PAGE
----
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What does IPPEC stand for?

IPPEC stands for International Piano Performance Examinations Committee

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The International Piano Performance Examinations Committee (IPPEC) exists to provide a graded system of examinations in music, based in Taiwan, by providing not only quality music examinations, but also educative services to the teachers, students and music learners. IPPEC has worked very hard to gather all the useful educational information and resources for our music data bank in order to help students and teachers to achieve their goals in music studies.
[29] His musical career includes being a concert pianist and collaborative artist, a professor and an international juror. From 2007 until 2010, he served as president to the USC chapter of the MTNA at the USC Thornton School of Music in Los Angeles. [30] In 2010, Latso served as chairman for the International Piano Performance Examination Committee in Taiwan, (Republic of China). [31] He has taught at the University of Southern California, Azusa Pacific University, at Glendale Community College.
Casarotti will join the International Piano Performance Examinations Committee.
Leslie Spotz, assistant professor of piano at Tarleton State University, was recently awarded the opportunity to travel to Taiwan as a result of being named an ?Internationally Recognized Piano Teacher? by the International Piano Performance Examinations Committee (IPPEC) of Taiwan. While in Taiwan, Spotz will evaluate approximately 1,300 piano students (grades K-12) and teach seminars to about 500 to 600 piano teachers.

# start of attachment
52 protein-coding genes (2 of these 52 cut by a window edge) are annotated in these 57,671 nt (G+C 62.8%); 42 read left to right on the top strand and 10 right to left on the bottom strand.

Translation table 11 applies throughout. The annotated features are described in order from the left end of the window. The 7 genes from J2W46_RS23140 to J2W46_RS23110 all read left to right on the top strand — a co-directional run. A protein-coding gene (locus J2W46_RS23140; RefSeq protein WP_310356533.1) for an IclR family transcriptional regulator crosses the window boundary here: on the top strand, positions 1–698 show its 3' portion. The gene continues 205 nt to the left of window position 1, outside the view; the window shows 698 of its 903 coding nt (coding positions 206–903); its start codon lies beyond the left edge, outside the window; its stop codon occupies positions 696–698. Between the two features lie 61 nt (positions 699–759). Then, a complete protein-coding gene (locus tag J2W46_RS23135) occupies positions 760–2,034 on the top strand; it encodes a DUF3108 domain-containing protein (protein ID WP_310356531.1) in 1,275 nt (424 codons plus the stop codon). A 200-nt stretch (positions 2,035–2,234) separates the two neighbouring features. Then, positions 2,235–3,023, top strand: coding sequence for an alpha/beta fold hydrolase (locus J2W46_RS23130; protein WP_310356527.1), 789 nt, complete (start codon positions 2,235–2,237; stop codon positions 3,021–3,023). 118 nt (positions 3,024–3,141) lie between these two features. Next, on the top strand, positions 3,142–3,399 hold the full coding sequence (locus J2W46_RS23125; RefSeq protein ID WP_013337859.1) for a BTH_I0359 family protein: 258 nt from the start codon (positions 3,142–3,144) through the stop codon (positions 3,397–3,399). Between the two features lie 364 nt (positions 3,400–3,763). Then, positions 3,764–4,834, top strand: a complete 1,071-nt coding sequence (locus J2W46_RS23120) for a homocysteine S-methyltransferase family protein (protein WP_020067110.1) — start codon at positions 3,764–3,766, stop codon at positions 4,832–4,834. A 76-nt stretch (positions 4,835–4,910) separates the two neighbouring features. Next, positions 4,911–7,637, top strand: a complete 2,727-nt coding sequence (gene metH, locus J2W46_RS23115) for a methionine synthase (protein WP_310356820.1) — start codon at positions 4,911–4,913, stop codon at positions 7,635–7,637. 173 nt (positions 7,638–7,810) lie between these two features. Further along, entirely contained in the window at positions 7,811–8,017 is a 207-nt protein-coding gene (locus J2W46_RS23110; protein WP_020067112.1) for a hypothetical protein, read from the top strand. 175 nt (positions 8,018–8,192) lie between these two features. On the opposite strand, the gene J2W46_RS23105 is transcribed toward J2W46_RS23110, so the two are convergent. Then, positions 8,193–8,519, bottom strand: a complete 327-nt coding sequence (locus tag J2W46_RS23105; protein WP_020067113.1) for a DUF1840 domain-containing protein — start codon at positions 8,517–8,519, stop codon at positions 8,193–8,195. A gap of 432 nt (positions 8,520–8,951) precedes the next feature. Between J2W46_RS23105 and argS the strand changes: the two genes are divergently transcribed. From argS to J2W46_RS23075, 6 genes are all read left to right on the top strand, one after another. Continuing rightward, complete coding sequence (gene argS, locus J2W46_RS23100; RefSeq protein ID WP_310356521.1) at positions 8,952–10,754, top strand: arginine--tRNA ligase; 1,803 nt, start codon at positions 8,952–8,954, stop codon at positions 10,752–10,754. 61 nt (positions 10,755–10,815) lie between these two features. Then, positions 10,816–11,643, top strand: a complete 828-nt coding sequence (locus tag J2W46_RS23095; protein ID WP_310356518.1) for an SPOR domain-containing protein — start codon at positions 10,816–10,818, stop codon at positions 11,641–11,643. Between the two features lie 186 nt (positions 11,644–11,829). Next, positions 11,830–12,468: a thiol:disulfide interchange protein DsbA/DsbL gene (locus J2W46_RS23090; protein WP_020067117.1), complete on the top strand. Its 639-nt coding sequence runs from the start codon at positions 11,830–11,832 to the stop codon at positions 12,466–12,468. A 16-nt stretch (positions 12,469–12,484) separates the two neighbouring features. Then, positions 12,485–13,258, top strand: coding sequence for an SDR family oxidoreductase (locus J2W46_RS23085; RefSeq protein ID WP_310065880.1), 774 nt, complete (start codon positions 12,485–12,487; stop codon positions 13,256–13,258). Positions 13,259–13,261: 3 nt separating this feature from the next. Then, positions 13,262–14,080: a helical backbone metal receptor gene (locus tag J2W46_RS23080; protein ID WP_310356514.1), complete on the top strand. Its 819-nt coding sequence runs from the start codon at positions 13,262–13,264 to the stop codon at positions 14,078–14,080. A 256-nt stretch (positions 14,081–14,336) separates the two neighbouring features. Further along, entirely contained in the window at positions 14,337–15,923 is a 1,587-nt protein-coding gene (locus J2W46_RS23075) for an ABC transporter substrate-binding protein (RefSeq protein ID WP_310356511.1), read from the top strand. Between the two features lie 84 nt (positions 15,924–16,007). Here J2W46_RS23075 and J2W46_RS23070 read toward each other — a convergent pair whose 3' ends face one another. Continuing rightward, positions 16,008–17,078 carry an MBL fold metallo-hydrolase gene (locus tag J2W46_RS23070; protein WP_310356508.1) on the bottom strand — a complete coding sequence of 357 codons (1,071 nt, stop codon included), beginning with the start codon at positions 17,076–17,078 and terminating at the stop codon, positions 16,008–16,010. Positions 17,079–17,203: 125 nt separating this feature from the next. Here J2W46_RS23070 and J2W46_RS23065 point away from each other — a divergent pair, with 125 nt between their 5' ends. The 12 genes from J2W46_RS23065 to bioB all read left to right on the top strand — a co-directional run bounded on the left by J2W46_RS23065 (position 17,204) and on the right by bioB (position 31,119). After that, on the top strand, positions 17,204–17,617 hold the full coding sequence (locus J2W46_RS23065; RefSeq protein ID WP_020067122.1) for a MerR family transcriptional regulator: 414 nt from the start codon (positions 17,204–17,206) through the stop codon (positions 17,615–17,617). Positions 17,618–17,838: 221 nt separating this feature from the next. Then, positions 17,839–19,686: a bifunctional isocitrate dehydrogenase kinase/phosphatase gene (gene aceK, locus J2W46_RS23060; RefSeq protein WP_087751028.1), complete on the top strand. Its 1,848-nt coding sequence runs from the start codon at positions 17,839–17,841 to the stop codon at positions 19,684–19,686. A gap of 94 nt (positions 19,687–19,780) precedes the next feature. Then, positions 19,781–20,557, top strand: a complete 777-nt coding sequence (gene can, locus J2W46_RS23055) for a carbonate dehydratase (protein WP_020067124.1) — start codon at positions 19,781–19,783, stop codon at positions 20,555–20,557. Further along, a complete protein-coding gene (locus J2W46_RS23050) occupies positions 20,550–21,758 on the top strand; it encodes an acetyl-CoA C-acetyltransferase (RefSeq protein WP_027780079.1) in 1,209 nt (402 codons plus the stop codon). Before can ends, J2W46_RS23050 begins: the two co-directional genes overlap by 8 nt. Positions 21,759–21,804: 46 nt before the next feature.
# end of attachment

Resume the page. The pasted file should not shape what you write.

Spotz is an "internationally recognized pianist" by the International Piano Performance Examinations Committee.
Southern University Baton Rouge's music professor Joao Casarotti has been chosen to be one of two judges to be part of an international piano evaluation committee in Taiwan this summer. Casarotti will join the International Piano Performance Examinations Committee (IPPEC) to travel through Taiwan evaluating around 1,200 pianists, ranging from age five to 25. Every year IPPEC selects two judges from important music institutions around the world to evaluate Taiwanese piano students and talk with students, parents, and teachers.
His professional training includes studies at Rice University, The Cleveland Institute of Music and Santa Clara University. His performances on Spanish-speaking radio broadcasts have aired throughout South and Central America, and he has collaborated with members of the Houston Symphony, New World Symphony and the Cleveland Orchestra. As an adjudicator and clinician, Ruiz has judged piano competitions and festivals in Texas and California and has given concerts and master classes at the Franz Liszt Conservatory in Quito, Ecuador. He was invited back to judge the First Annual National Piano competition in Ecuador. He has also served as an examiner for the International Piano Performance Examinations Committee.